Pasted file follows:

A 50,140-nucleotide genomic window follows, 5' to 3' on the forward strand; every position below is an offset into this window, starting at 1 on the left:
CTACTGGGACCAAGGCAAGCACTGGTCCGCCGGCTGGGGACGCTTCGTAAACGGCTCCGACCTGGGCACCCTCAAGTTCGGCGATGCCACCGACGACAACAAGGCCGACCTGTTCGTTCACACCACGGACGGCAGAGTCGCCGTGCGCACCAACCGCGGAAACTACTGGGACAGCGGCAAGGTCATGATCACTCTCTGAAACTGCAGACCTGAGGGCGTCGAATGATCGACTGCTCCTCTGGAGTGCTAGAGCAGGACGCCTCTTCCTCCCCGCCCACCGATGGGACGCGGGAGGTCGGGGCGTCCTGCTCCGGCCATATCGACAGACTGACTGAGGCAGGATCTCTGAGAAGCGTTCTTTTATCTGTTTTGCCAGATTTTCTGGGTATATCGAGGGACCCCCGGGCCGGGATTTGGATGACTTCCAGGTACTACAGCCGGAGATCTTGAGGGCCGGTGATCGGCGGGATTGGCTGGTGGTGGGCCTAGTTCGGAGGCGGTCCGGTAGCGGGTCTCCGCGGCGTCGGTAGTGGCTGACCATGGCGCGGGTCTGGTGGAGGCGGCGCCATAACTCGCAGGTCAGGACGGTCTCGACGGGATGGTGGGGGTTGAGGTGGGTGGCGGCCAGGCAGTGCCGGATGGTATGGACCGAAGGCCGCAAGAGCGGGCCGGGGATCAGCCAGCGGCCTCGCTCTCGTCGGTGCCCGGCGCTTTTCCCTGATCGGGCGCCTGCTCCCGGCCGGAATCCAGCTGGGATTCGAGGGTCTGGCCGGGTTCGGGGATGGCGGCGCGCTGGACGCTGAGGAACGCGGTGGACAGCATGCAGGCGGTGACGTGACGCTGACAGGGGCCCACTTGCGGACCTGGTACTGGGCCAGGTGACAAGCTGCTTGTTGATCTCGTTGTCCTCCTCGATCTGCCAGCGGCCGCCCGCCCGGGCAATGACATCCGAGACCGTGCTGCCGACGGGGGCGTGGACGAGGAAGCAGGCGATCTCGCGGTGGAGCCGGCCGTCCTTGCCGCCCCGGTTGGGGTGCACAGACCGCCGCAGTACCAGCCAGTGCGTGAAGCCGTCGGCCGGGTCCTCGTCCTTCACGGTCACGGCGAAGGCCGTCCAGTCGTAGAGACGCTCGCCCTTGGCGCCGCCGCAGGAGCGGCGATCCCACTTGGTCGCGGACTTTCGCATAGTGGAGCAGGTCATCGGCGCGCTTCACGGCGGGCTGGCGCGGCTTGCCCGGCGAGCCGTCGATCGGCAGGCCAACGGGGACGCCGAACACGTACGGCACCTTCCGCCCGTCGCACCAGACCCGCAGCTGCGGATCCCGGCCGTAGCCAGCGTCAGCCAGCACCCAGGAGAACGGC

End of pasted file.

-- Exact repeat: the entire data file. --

A 50,140-nucleotide genomic window follows, 5' to 3' on the forward strand; every position below is an offset into this window, starting at 1 on the left:
CTACTGGGACCAAGGCAAGCACTGGTCCGCCGGCTGGGGACGCTTCGTAAACGGCTCCGACCTGGGCACCCTCAAGTTCGGCGATGCCACCGACGACAACAAGGCCGACCTGTTCGTTCACACCACGGACGGCAGAGTCGCCGTGCGCACCAACCGCGGAAACTACTGGGACAGCGGCAAGGTCATGATCACTCTCTGAAACTGCAGACCTGAGGGCGTCGAATGATCGACTGCTCCTCTGGAGTGCTAGAGCAGGACGCCTCTTCCTCCCCGCCCACCGATGGGACGCGGGAGGTCGGGGCGTCCTGCTCCGGCCATATCGACAGACTGACTGAGGCAGGATCTCTGAGAAGCGTTCTTTTATCTGTTTTGCCAGATTTTCTGGGTATATCGAGGGACCCCCGGGCCGGGATTTGGATGACTTCCAGGTACTACAGCCGGAGATCTTGAGGGCCGGTGATCGGCGGGATTGGCTGGTGGTGGGCCTAGTTCGGAGGCGGTCCGGTAGCGGGTCTCCGCGGCGTCGGTAGTGGCTGACCATGGCGCGGGTCTGGTGGAGGCGGCGCCATAACTCGCAGGTCAGGACGGTCTCGACGGGATGGTGGGGGTTGAGGTGGGTGGCGGCCAGGCAGTGCCGGATGGTATGGACCGAAGGCCGCAAGAGCGGGCCGGGGATCAGCCAGCGGCCTCGCTCTCGTCGGTGCCCGGCGCTTTTCCCTGATCGGGCGCCTGCTCCCGGCCGGAATCCAGCTGGGATTCGAGGGTCTGGCCGGGTTCGGGGATGGCGGCGCGCTGGACGCTGAGGAACGCGGTGGACAGCATGCAGGCGGTGACGTGACGCTGACAGGGGCCCACTTGCGGACCTGGTACTGGGCCAGGTGACAAGCTGCTTGTTGATCTCGTTGTCCTCCTCGATCTGCCAGCGGCCGCCCGCCCGGGCAATGACATCCGAGACCGTGCTGCCGACGGGGGCGTGGACGAGGAAGCAGGCGATCTCGCGGTGGAGCCGGCCGTCCTTGCCGCCCCGGTTGGGGTGCACAGACCGCCGCAGTACCAGCCAGTGCGTGAAGCCGTCGGCCGGGTCCTCGTCCTTCACGGTCACGGCGAAGGCCGTCCAGTCGTAGAGACGCTCGCCCTTGGCGCCGCCGCAGGAGCGGCGATCCCACTTGGTCGCGGACTTTCGCATAGTGGAGCAGGTCATCGGCGCGCTTCACGGCGGGCTGGCGCGGCTTGCCCGGCGAGCCGTCGATCGGCAGGCCAACGGGGACGCCGAACACGTACGGCACCTTCCGCCCGTCGCACCAGACCCGCAGCTGCGGATCCCGGCCGTAGCCAGCGTCAGCCAGCACCCAGGAGAACGGC